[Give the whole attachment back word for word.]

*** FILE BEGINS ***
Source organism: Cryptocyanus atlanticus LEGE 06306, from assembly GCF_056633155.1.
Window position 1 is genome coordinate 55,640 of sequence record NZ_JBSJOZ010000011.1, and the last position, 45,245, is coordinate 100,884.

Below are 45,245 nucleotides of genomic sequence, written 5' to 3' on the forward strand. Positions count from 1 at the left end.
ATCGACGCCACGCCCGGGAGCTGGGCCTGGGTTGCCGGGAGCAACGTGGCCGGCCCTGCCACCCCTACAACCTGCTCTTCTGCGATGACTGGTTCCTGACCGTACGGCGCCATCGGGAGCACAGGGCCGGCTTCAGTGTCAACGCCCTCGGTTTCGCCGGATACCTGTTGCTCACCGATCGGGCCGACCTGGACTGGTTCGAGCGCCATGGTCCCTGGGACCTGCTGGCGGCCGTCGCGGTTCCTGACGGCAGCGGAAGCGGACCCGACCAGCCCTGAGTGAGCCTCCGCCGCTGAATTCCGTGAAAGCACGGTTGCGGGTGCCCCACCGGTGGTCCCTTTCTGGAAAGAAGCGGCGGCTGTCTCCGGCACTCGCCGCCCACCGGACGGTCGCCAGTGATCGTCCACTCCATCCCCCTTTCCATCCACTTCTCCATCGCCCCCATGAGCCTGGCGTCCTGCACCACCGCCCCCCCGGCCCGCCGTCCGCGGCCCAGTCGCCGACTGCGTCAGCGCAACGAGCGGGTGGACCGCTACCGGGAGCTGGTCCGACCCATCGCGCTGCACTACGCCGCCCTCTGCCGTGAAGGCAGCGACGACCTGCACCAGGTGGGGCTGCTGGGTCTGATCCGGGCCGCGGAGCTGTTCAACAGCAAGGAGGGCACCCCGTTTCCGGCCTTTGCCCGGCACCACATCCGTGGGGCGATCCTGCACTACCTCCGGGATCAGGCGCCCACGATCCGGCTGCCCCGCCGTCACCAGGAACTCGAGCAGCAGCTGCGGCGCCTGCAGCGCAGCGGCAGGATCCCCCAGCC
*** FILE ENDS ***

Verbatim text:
Source organism: Cryptocyanus atlanticus LEGE 06306, from assembly GCF_056633155.1.
Window position 1 is genome coordinate 55,640 of sequence record NZ_JBSJOZ010000011.1, and the last position, 45,245, is coordinate 100,884.

Below are 45,245 nucleotides of genomic sequence, written 5' to 3' on the forward strand. Positions count from 1 at the left end.
ATCGACGCCACGCCCGGGAGCTGGGCCTGGGTTGCCGGGAGCAACGTGGCCGGCCCTGCCACCCCTACAACCTGCTCTTCTGCGATGACTGGTTCCTGACCGTACGGCGCCATCGGGAGCACAGGGCCGGCTTCAGTGTCAACGCCCTCGGTTTCGCCGGATACCTGTTGCTCACCGATCGGGCCGACCTGGACTGGTTCGAGCGCCATGGTCCCTGGGACCTGCTGGCGGCCGTCGCGGTTCCTGACGGCAGCGGAAGCGGACCCGACCAGCCCTGAGTGAGCCTCCGCCGCTGAATTCCGTGAAAGCACGGTTGCGGGTGCCCCACCGGTGGTCCCTTTCTGGAAAGAAGCGGCGGCTGTCTCCGGCACTCGCCGCCCACCGGACGGTCGCCAGTGATCGTCCACTCCATCCCCCTTTCCATCCACTTCTCCATCGCCCCCATGAGCCTGGCGTCCTGCACCACCGCCCCCCCGGCCCGCCGTCCGCGGCCCAGTCGCCGACTGCGTCAGCGCAACGAGCGGGTGGACCGCTACCGGGAGCTGGTCCGACCCATCGCGCTGCACTACGCCGCCCTCTGCCGTGAAGGCAGCGACGACCTGCACCAGGTGGGGCTGCTGGGTCTGATCCGGGCCGCGGAGCTGTTCAACAGCAAGGAGGGCACCCCGTTTCCGGCCTTTGCCCGGCACCACATCCGTGGGGCGATCCTGCACTACCTCCGGGATCAGGCGCCCACGATCCGGCTGCCCCGCCGTCACCAGGAACTCGAGCAGCAGCTGCGGCGCCTGCAGCGCAGCGGCAGGATCCCCCAGCC